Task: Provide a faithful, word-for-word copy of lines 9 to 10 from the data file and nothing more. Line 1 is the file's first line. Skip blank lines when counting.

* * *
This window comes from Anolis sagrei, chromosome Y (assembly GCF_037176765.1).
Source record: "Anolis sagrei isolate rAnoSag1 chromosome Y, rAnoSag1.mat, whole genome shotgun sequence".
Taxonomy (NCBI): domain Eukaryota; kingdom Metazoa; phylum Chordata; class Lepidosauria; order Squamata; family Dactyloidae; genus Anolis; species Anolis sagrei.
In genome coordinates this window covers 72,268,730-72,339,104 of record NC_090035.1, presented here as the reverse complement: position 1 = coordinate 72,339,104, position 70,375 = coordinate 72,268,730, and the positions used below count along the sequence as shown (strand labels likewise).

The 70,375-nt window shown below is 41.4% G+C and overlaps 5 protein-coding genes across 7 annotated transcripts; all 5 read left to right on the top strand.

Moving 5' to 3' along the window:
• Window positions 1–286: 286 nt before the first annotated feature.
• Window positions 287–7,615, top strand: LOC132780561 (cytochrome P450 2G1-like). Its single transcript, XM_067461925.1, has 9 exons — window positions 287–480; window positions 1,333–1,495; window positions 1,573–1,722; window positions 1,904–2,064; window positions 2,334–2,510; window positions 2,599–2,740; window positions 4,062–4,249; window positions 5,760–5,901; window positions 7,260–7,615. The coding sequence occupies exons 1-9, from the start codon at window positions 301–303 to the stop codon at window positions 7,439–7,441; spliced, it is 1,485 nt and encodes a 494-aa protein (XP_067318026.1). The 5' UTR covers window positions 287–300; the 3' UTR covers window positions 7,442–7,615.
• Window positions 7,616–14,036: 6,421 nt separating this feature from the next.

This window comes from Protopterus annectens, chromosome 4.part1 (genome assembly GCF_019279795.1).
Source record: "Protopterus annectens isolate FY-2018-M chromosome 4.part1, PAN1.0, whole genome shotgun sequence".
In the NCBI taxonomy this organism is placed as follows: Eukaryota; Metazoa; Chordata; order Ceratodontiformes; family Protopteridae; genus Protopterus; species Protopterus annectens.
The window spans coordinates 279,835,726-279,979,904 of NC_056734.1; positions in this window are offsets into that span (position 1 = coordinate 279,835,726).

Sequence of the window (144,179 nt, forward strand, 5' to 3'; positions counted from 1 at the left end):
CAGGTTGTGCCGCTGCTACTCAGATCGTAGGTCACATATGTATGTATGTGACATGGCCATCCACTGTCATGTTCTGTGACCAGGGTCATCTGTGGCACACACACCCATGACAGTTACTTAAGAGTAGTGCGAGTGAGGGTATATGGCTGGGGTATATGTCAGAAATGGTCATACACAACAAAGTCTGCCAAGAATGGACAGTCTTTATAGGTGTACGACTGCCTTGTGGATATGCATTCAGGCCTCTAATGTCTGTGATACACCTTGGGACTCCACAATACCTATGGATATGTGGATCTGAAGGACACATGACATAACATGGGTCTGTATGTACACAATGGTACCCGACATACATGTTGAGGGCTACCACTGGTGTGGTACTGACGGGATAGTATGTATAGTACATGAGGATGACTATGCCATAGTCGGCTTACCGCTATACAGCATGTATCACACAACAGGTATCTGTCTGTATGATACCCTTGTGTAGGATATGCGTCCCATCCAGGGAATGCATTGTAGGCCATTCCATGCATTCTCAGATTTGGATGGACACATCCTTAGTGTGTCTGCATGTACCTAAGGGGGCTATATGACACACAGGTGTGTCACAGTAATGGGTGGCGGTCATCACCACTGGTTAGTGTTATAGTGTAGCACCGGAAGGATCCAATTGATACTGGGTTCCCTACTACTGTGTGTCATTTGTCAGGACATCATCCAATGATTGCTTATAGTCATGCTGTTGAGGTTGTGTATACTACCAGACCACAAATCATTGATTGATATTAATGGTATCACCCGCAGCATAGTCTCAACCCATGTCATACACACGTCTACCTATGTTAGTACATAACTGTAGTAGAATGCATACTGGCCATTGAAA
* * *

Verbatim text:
• Window positions 7,616–14,036: 6,421 nt separating this feature from the next.

This window comes from Protopterus annectens, chromosome 4.part1 (genome assembly GCF_019279795.1).